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  • Cryostat thermal shield | A "strong back" for a fragile component

    The lower cylinder thermal shield is a large silver-plated component, circular in shape and five metres tall, which fits inside the depression in the cryostat b [...]

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  • Diagnostic shielding | B4C ceramic bricks prove their worth

    A number of materials can effectively shield diagnostic equipment from the neutron flux coming from the plasma. To find the best one, the diagnostics team at IT [...]

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  • Image of the week | The cryostat top lid, batch after batch

    Batch after batch, the elements for the top lid of the ITER cryostat keep arriving from India. As of today, 7 out of the 12 required segments have been delivere [...]

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  • Cooling water system | The tanks within a tank

    Deep inside the bowels of the Tokamak Building, the entrance to one of most spectacular rooms of the whole installation resembles that of a broom cupboard. [...]

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  • ITER assembly | Last major assembly contract signed

    One year after finalizing two major machine assembly contracts, the ITER Organization has chosen the contractors who will carry out assembly and installation ac [...]

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Of Interest

See archived entries

Conceptual design for ITER's vacuum lines completed

Preparation is everything: no real design recommendation or improvement could be proposed. (Click to view larger version...)
Preparation is everything: no real design recommendation or improvement could be proposed.
The vacuum lines are the veins of the ITER machine. They transport the exhaust from the vacuum vessel, cryostat and other systems to the tritium plant for cleaning and reprocessing. They are essential for the majority of ITER systems to function.

An impressive 15-kilometre network of stainless steel piping - some of which is designed to safely contain a higher tritium throughput than any other device—forms one of ITER's most extensive distributed systems along with cryo and water cooling.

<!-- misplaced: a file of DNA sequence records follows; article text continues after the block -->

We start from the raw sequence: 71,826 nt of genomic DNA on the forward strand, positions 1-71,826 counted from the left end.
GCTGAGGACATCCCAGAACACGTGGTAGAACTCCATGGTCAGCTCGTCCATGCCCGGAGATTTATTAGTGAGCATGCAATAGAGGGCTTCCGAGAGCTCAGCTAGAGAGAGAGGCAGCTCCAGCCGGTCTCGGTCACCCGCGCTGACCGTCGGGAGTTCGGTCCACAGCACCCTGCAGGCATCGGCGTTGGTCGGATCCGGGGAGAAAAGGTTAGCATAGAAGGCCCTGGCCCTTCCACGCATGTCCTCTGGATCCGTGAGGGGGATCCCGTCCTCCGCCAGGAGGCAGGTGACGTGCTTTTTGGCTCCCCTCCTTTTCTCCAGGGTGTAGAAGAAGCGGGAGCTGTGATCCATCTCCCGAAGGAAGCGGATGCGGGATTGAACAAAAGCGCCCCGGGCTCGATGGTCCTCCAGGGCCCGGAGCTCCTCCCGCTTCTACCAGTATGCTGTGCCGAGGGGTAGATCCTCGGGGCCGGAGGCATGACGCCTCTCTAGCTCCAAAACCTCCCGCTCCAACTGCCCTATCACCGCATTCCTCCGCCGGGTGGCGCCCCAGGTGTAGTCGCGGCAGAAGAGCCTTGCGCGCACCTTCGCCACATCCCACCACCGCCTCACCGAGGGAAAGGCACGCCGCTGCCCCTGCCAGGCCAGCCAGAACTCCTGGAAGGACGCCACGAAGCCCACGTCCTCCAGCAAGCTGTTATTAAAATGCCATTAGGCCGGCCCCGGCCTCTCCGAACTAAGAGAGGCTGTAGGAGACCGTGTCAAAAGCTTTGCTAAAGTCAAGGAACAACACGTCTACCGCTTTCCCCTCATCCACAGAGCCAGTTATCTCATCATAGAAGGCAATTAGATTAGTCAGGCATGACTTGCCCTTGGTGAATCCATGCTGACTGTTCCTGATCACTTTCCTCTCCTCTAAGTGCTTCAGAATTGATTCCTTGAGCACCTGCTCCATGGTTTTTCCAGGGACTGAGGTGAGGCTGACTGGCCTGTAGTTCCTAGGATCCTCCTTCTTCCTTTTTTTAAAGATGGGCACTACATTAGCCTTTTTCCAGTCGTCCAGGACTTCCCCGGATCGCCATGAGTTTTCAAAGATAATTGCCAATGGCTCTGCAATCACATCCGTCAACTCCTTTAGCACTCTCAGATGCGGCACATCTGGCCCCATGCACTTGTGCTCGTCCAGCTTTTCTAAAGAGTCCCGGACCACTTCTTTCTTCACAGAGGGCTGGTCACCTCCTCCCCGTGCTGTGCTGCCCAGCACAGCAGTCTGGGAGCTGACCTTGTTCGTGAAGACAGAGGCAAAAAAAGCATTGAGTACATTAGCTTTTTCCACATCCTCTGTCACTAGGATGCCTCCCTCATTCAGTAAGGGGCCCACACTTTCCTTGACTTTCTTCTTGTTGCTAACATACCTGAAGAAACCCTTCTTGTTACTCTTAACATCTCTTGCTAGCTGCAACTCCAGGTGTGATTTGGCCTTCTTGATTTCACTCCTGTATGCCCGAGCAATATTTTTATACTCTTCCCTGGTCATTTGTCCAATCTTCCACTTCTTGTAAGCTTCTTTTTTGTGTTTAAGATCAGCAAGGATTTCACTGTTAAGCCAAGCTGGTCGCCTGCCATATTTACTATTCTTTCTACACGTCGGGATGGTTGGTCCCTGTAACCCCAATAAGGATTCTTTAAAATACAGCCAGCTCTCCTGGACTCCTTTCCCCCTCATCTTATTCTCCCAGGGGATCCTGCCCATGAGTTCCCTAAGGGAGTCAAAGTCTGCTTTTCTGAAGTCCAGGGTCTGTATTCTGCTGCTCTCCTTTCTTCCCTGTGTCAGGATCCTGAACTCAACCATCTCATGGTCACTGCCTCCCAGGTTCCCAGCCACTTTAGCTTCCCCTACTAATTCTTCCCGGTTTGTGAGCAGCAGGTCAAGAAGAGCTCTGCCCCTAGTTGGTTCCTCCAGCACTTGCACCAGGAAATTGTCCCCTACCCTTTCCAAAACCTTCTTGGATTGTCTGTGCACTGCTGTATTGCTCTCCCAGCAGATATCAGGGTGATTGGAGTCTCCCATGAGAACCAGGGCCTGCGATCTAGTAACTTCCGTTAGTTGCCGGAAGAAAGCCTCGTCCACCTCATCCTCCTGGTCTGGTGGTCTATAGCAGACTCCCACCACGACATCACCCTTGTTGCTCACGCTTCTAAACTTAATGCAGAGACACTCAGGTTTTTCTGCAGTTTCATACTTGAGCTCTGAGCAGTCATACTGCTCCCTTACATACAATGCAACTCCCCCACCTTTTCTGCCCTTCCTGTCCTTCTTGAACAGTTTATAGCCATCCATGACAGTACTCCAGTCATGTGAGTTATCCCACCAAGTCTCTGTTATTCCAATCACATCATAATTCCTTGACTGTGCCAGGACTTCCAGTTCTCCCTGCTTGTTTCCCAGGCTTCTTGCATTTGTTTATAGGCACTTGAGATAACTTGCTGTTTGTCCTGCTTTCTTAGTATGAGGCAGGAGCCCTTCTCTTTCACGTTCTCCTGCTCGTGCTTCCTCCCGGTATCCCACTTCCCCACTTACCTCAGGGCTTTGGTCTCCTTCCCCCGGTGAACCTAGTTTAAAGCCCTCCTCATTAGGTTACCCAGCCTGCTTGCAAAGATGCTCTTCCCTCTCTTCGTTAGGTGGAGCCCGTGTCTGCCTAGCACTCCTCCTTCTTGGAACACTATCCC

''It now appears fully achievable to realize the signing of the Procurement Arrangement in March as scheduled,'' design leader Robert Pearce (centre) said after the succesful meeting. (Click to view larger version...)
''It now appears fully achievable to realize the signing of the Procurement Arrangement in March as scheduled,'' design leader Robert Pearce (centre) said after the succesful meeting.
As a critical system for the successful achievement of First Plasma, the completion of the conceptual design review for the main vacuum lines and assembly leak detection equipment, this week, was a rewarding result for a true team effort. "This was truly a comprehensive and well advanced review," was the comment from Dave Rasmussen from US ITER, one of the many experienced vacuum experts on the review panel.

Among other topics, the panel was asked to insure that the impacts of non-achievable requirements have been correctly assessed. However the panel could not identify any issues and one distinguished panel member, Rainer Laesser of F4E, in his final conclusions expressed his slight disappointment with the fact that no real design recommendation or improvement could be proposed. In total, the panel felt that the whole review was meticulously prepared and conveyed exceptional understanding of tokamak construction.

"It now appears fully achievable to realize the signing of the Procurement Arrangement in March as scheduled," design leader Robert Pearce said. Soon after, the paperwork will turn into real hardware, as the first vacuum lines are expected to be installed in 2013.


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